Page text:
A short video challenge is steadily building a following

The Public Diplomacy Division of the Ministry of External Affairs is tapping the ever-buzzing world of online social networks for improving the image of the nation worldwide.

Its ongoing short video challenge, ‘India is,' has received more than 50 entries from across the world since October 1. The competition's official page on Facebook has a following of more than 20,000 users, and Twitter is abuzz with mentions.

“One of our key objectives is to engage with diverse audiences around the world,” Navdeep Suri, Joint Secretary and head of the Division, said in an email interview with The Hindu. “Social media is emerging as one of the key instruments that helps us in achieving this objective.”

The video challenge that calls for users to submit entries running to a maximum of three minutes on one of the three themes — ‘India is colourful,' ‘India is creative' and ‘India is wherever you are' — has received interesting user-generating content not just from India but also from video enthusiasts abroad, including the U.S. and even a college student from Romania.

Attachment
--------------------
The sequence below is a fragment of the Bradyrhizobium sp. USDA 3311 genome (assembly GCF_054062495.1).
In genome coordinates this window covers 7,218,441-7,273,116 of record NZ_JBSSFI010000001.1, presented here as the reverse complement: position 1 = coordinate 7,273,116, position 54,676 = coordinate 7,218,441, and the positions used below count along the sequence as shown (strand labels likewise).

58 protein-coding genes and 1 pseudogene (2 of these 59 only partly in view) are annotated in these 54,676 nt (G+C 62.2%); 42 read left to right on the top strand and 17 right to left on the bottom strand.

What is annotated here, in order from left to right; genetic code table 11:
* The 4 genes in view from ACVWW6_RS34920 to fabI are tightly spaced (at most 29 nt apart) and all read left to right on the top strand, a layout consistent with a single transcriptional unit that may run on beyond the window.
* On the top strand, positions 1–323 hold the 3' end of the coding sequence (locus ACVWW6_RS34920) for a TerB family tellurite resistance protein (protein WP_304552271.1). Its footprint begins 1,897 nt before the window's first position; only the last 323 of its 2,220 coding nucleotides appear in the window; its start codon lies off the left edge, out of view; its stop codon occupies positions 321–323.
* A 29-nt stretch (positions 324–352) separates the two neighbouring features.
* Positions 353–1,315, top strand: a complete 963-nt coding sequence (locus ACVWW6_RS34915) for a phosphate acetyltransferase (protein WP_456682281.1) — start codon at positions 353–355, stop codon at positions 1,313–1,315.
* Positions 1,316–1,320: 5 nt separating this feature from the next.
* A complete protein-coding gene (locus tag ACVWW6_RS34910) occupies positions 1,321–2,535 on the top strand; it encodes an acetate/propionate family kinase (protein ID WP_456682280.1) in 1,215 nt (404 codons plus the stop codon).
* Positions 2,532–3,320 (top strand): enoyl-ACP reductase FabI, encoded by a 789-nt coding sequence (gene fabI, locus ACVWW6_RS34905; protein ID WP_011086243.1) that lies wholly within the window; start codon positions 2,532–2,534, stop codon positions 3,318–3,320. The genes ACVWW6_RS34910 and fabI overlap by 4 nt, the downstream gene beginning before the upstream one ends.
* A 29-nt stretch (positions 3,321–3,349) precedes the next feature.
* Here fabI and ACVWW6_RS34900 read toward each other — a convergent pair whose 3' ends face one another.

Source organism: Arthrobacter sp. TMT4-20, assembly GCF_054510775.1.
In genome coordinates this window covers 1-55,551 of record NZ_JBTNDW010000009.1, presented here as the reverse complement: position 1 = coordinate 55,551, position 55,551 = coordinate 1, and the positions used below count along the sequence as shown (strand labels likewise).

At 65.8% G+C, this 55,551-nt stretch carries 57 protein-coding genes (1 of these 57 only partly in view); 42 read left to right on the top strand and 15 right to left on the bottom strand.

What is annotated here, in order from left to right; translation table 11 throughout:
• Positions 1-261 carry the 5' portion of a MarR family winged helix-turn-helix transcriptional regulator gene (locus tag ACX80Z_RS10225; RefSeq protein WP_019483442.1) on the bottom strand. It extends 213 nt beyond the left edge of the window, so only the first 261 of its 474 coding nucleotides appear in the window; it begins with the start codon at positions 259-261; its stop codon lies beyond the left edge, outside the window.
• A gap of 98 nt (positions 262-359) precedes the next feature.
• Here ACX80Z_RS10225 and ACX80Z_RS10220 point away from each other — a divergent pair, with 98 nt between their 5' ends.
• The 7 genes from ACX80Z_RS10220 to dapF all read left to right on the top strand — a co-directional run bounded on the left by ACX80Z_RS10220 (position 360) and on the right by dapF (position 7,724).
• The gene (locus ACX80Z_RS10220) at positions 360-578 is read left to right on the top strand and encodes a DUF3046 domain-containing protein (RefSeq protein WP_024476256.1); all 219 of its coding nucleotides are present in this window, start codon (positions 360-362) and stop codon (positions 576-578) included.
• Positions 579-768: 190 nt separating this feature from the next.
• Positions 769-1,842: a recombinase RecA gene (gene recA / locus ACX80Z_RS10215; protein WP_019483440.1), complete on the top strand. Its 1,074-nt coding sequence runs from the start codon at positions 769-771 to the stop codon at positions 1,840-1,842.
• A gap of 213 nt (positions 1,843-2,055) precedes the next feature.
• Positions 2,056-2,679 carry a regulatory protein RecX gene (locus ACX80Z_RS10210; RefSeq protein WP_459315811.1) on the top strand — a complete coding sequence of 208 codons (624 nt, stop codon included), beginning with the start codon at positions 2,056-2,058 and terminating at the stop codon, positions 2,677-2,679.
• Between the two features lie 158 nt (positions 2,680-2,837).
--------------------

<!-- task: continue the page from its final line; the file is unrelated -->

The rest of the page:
The idea is similar to the hugely successful ‘Democracy is' campaign the United States government's Bureau of International Information Programs ran in association with YouTube in 2008. More than 6,000 people from 132 countries had participated.

The competition has already received diverse entries. Some look very professional, while a few others, despite looking amateurish, score in terms of content.

One of the neater looking videos is ‘The Beach,' made by 24-year-old Atmika Didawania from Mumbai. A film school graduate from the University of South California, she shot the video on the Chowpatty beach using a DSLR camera and edited it within a day. “The concept of the competition sounded very innovative. What immediately struck me was to show the colours and the chaos of the beach, which is very unique to our country,” she said in a telephone interview.

A more surprising entry is from a Romanian student Varga Hilda Hedwig, who narrates in near chaste Hindi what she finds captivating about the Indian culture. The competition has so far drawn entries from eight countries.

The Ministry's Facebook account has close to 20,000 fans, says Mr. Suri. The demographics of the Facebook fans makes for interesting reading: persons from South Asian countries, Indonesia and Egypt are some of the largest groupings. And nearly 52 per cent of them are in the 18-24 age group. “We are trying to deploy Facebook to engage with the younger generation and build a community of ‘Friends of India' who are interested in diverse facets of Indian culture and, perhaps, in Indian foreign policy too,” he adds.

The official Twitter account of the Ministry (www.twitter.com/indiandiplomacy) has 19,000 followers.

(The last date for entries is December 31. To learn more about the contest, visit www.indiais.org.)